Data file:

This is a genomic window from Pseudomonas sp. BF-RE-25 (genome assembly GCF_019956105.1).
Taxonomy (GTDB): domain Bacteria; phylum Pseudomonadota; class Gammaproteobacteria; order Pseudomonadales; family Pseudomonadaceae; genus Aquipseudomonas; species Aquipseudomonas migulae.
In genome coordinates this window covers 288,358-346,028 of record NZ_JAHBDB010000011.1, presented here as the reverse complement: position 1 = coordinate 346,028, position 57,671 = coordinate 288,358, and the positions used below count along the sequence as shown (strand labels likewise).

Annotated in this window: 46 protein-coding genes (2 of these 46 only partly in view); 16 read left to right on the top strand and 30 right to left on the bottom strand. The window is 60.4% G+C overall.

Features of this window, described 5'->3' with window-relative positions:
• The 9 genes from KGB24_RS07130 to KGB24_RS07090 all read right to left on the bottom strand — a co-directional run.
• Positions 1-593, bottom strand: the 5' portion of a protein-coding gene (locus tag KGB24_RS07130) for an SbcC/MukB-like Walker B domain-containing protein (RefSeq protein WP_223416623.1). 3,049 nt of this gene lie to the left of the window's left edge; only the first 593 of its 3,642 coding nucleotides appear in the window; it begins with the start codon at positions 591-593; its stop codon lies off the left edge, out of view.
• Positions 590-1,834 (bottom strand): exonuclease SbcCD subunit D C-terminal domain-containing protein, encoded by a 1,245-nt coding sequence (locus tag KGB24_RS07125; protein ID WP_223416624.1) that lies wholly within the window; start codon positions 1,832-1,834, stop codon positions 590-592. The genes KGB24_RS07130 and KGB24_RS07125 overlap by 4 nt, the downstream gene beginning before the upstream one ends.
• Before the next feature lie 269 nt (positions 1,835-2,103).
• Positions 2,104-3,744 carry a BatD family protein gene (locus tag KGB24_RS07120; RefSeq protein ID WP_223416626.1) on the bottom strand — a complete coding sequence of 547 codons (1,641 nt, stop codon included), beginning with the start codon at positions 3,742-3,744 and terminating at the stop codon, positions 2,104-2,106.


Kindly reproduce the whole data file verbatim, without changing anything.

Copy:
This is a genomic window from Pseudomonas sp. BF-RE-25 (genome assembly GCF_019956105.1).
Taxonomy (GTDB): domain Bacteria; phylum Pseudomonadota; class Gammaproteobacteria; order Pseudomonadales; family Pseudomonadaceae; genus Aquipseudomonas; species Aquipseudomonas migulae.
In genome coordinates this window covers 288,358-346,028 of record NZ_JAHBDB010000011.1, presented here as the reverse complement: position 1 = coordinate 346,028, position 57,671 = coordinate 288,358, and the positions used below count along the sequence as shown (strand labels likewise).

Annotated in this window: 46 protein-coding genes (2 of these 46 only partly in view); 16 read left to right on the top strand and 30 right to left on the bottom strand. The window is 60.4% G+C overall.

Features of this window, described 5'->3' with window-relative positions:
• The 9 genes from KGB24_RS07130 to KGB24_RS07090 all read right to left on the bottom strand — a co-directional run.
• Positions 1-593, bottom strand: the 5' portion of a protein-coding gene (locus tag KGB24_RS07130) for an SbcC/MukB-like Walker B domain-containing protein (RefSeq protein WP_223416623.1). 3,049 nt of this gene lie to the left of the window's left edge; only the first 593 of its 3,642 coding nucleotides appear in the window; it begins with the start codon at positions 591-593; its stop codon lies off the left edge, out of view.
• Positions 590-1,834 (bottom strand): exonuclease SbcCD subunit D C-terminal domain-containing protein, encoded by a 1,245-nt coding sequence (locus tag KGB24_RS07125; protein ID WP_223416624.1) that lies wholly within the window; start codon positions 1,832-1,834, stop codon positions 590-592. The genes KGB24_RS07130 and KGB24_RS07125 overlap by 4 nt, the downstream gene beginning before the upstream one ends.
• Before the next feature lie 269 nt (positions 1,835-2,103).
• Positions 2,104-3,744 carry a BatD family protein gene (locus tag KGB24_RS07120; RefSeq protein ID WP_223416626.1) on the bottom strand — a complete coding sequence of 547 codons (1,641 nt, stop codon included), beginning with the start codon at positions 3,742-3,744 and terminating at the stop codon, positions 2,104-2,106.